The X̲aays Canoe – The Spirit of the Canoe

Post written by Justine Wallace:

Traditional work being done in the Xxays Canoe

Traditional work being done in the X̲aays Canoe

Like an arrow shooting straight through the air, The X̲aays canoe glides on the ocean water of the Strait of Georgia to make its journey to Bella Bella for the 21st annual Quatuwas Gathering.

If you have visited the Squamish Lil’wat Cultural Centre you will recognize the X̲aays canoe as it is a main stop along our guided tour. Our ambassadors often speak of this canoe and soon they will have a lot more to talk about.

The X̲aays Canoe rests at the Squamish Lil’wat Cultural Centre throughout the year and until quite recently the X̲aays canoe has returned back to the water, its spirit has been awakened and has made the journey from Whistler to Bella Bella. This canoe is a 40 Foot

Ocean canoe

Ocean canoe

This canoe is a 40 Foot ocean-going canoe, traditionally used for hunting. It was from one single tree and carved in a style that hasn’t been done for over 100 years. The head carver Ray Natraoro and his team of apprentices studied the older canoes from photos and museums. His goal was to restore the traditional knowledge that once was almost lost.

Its name X̲aays is the Squamish language translation for Transformers. The transformers were supernatural beings that travelled throughout the land transforming humans into monuments. These monuments were often used to teach children the traditional values and morals of the Squamish and Lil’wat nations.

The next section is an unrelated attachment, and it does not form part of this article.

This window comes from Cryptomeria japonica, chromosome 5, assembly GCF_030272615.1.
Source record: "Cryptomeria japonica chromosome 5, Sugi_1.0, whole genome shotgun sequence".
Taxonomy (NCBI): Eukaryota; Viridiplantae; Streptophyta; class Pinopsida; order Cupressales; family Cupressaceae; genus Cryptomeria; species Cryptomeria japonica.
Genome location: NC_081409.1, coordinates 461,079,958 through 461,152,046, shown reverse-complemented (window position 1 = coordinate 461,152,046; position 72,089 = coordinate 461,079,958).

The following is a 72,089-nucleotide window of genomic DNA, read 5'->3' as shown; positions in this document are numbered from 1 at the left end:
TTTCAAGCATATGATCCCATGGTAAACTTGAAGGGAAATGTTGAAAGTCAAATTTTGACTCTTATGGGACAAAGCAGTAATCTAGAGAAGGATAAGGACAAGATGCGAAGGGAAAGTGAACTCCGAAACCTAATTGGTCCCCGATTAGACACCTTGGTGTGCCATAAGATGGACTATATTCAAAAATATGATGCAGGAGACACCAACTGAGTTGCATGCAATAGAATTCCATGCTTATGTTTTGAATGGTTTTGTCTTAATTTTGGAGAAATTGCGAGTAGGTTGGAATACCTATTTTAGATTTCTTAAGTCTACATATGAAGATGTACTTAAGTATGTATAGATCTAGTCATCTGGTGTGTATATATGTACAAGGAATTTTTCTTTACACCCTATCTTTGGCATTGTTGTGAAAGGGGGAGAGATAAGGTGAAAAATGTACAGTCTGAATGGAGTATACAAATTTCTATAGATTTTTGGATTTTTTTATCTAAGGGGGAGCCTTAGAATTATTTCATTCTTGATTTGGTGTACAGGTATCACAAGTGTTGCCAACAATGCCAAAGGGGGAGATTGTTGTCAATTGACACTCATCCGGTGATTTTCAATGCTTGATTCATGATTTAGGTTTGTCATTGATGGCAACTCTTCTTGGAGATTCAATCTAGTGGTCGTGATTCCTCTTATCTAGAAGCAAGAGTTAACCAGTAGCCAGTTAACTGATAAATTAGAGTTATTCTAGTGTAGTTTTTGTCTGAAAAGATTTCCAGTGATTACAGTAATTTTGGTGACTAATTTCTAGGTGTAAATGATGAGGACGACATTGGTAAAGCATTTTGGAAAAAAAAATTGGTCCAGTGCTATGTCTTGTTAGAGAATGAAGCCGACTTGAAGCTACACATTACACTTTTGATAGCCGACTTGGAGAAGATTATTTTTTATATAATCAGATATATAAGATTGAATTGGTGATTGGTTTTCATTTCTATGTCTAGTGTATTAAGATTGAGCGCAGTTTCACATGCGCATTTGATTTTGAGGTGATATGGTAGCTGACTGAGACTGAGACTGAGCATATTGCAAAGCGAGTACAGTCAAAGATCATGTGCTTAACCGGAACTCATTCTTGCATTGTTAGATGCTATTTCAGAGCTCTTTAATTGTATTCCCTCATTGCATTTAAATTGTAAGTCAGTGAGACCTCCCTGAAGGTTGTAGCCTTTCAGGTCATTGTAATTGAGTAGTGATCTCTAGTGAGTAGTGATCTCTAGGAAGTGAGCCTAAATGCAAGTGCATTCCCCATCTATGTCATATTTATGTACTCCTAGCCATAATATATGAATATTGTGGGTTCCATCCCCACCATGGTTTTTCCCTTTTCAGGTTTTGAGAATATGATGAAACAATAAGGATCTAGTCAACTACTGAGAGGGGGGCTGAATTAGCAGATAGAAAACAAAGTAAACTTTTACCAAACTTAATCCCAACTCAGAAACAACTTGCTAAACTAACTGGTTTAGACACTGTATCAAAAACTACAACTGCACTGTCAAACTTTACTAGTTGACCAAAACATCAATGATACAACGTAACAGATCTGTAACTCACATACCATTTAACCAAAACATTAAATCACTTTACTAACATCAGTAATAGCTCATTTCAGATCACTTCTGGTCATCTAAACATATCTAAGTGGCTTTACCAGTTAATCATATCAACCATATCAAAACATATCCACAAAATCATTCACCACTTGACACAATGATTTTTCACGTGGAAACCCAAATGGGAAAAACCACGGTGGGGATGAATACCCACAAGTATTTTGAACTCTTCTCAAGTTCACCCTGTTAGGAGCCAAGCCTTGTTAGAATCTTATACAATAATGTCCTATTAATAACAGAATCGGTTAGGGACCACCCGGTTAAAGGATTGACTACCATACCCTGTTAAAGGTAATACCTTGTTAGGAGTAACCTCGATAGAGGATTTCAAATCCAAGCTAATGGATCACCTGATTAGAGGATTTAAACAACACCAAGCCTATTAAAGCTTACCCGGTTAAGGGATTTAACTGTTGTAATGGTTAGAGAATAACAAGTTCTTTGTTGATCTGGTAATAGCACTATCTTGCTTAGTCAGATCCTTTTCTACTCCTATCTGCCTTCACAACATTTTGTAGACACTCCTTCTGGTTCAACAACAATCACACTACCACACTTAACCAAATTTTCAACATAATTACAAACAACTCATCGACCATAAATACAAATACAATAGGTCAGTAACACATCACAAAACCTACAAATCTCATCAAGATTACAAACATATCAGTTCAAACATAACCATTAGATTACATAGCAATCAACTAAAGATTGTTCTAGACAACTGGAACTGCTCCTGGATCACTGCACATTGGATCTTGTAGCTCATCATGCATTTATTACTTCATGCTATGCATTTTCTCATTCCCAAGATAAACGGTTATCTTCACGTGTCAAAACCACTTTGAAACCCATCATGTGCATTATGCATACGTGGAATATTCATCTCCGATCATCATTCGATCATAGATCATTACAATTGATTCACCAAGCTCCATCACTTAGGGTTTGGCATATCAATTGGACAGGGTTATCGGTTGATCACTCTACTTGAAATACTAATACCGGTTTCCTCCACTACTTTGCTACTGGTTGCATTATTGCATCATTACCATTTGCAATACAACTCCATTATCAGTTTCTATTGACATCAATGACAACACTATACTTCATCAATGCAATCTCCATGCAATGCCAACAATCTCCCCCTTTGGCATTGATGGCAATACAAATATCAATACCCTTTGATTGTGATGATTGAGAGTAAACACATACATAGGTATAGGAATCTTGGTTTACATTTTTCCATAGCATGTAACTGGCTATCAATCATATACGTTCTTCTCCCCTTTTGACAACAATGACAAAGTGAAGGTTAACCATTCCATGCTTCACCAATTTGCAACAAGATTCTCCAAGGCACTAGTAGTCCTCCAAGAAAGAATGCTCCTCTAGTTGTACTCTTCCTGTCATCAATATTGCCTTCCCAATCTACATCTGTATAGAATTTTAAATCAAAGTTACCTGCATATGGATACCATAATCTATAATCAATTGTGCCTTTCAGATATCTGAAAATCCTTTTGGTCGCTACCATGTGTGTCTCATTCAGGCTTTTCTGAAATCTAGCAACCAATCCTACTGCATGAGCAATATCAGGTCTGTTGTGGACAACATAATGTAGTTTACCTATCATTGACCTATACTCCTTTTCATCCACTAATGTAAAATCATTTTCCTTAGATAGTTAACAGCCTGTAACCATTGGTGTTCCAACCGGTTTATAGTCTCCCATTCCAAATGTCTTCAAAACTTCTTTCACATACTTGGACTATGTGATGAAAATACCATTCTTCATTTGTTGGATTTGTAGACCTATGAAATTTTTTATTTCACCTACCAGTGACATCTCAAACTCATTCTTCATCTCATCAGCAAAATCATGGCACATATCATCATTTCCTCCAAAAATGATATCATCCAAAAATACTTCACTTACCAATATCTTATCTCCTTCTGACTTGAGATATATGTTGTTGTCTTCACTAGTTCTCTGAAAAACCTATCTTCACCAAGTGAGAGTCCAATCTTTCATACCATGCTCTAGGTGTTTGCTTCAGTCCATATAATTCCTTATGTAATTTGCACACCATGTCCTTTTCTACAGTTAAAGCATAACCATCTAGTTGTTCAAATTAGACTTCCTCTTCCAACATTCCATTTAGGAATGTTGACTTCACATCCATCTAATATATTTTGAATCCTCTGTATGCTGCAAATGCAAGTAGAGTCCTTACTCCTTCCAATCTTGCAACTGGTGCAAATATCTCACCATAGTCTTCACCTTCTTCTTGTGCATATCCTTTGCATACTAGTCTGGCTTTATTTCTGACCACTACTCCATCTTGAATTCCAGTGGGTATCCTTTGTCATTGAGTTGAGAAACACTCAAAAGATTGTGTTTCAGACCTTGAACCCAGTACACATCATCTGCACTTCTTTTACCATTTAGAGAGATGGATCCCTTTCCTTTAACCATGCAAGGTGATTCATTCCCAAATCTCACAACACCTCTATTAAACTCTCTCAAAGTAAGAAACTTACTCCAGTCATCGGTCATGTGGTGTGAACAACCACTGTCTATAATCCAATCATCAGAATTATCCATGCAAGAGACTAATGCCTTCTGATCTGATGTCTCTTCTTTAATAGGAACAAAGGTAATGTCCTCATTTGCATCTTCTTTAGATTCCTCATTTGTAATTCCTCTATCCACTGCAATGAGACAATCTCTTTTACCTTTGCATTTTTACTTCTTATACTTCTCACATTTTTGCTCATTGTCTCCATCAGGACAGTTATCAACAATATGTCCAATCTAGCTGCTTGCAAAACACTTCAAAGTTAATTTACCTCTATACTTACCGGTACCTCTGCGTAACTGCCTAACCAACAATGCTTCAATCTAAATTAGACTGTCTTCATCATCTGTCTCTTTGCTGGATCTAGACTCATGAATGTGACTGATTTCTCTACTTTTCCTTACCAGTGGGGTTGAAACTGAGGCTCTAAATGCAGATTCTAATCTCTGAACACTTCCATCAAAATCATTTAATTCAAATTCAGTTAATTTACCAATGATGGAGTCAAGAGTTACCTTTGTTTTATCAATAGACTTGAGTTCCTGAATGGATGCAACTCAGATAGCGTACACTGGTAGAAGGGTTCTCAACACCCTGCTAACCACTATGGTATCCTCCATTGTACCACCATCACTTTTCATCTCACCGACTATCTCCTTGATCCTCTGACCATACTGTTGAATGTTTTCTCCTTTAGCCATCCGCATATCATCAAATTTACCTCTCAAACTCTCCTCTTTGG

Ray Natraoro in the Xaays CanoeWhat I appreciate most about the X̲aays canoe is the fact that we often make it an example in the guided tour. We are a cultural Centre because of items like the X̲aays Canoe. We shy away from the term museum because when you go to a museum there are items that you can’t touch and feel. In a museum everything is an artifact and people don’t use them anymore. This is not the case for the SLCC a lot of the items you see here are still in use today. Items like the X̲aays canoe still makes their journey and fulfills their use for generations to come.

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